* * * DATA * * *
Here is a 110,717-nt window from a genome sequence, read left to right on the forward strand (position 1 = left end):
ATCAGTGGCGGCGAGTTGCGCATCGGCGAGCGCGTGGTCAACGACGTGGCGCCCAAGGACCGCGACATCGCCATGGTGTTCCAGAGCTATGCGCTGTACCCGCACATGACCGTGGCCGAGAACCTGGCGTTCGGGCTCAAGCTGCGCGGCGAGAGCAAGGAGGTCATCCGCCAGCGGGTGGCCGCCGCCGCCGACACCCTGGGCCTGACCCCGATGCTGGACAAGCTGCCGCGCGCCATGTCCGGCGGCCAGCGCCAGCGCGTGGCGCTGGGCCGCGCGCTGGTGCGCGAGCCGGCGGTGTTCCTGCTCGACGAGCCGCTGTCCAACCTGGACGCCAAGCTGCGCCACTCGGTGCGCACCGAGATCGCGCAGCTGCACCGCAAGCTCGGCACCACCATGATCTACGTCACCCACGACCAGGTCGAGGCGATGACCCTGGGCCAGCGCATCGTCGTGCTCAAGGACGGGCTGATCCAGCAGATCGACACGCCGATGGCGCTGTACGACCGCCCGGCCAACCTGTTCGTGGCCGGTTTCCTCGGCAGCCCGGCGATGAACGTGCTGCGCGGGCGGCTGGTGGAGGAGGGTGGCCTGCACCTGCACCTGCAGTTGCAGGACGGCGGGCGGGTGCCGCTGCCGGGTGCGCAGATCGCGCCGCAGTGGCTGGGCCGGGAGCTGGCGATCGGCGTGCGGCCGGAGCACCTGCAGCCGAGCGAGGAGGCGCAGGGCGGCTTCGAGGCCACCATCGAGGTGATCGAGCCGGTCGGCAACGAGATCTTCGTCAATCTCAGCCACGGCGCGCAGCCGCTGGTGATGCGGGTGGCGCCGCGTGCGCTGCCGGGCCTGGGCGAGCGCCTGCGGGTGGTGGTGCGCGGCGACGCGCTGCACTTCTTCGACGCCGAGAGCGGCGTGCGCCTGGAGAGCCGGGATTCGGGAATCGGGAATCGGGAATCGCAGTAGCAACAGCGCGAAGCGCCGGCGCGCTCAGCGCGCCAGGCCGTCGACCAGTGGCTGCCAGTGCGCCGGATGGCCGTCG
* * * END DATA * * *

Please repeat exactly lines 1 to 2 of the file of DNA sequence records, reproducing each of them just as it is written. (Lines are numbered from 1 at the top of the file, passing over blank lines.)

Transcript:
Here is a 110,717-nt window from a genome sequence, read left to right on the forward strand (position 1 = left end):
ATCAGTGGCGGCGAGTTGCGCATCGGCGAGCGCGTGGTCAACGACGTGGCGCCCAAGGACCGCGACATCGCCATGGTGTTCCAGAGCTATGCGCTGTACCCGCACATGACCGTGGCCGAGAACCTGGCGTTCGGGCTCAAGCTGCGCGGCGAGAGCAAGGAGGTCATCCGCCAGCGGGTGGCCGCCGCCGCCGACACCCTGGGCCTGACCCCGATGCTGGACAAGCTGCCGCGCGCCATGTCCGGCGGCCAGCGCCAGCGCGTGGCGCTGGGCCGCGCGCTGGTGCGCGAGCCGGCGGTGTTCCTGCTCGACGAGCCGCTGTCCAACCTGGACGCCAAGCTGCGCCACTCGGTGCGCACCGAGATCGCGCAGCTGCACCGCAAGCTCGGCACCACCATGATCTACGTCACCCACGACCAGGTCGAGGCGATGACCCTGGGCCAGCGCATCGTCGTGCTCAAGGACGGGCTGATCCAGCAGATCGACACGCCGATGGCGCTGTACGACCGCCCGGCCAACCTGTTCGTGGCCGGTTTCCTCGGCAGCCCGGCGATGAACGTGCTGCGCGGGCGGCTGGTGGAGGAGGGTGGCCTGCACCTGCACCTGCAGTTGCAGGACGGCGGGCGGGTGCCGCTGCCGGGTGCGCAGATCGCGCCGCAGTGGCTGGGCCGGGAGCTGGCGATCGGCGTGCGGCCGGAGCACCTGCAGCCGAGCGAGGAGGCGCAGGGCGGCTTCGAGGCCACCATCGAGGTGATCGAGCCGGTCGGCAACGAGATCTTCGTCAATCTCAGCCACGGCGCGCAGCCGCTGGTGATGCGGGTGGCGCCGCGTGCGCTGCCGGGCCTGGGCGAGCGCCTGCGGGTGGTGGTGCGCGGCGACGCGCTGCACTTCTTCGACGCCGAGAGCGGCGTGCGCCTGGAGAGCCGGGATTCGGGAATCGGGAATCGGGAATCGCAGTAGCAACAGCGCGAAGCGCCGGCGCGCTCAGCGCGCCAGGCCGTCGACCAGTGGCTGCCAGTGCGCCGGATGGCCGTCG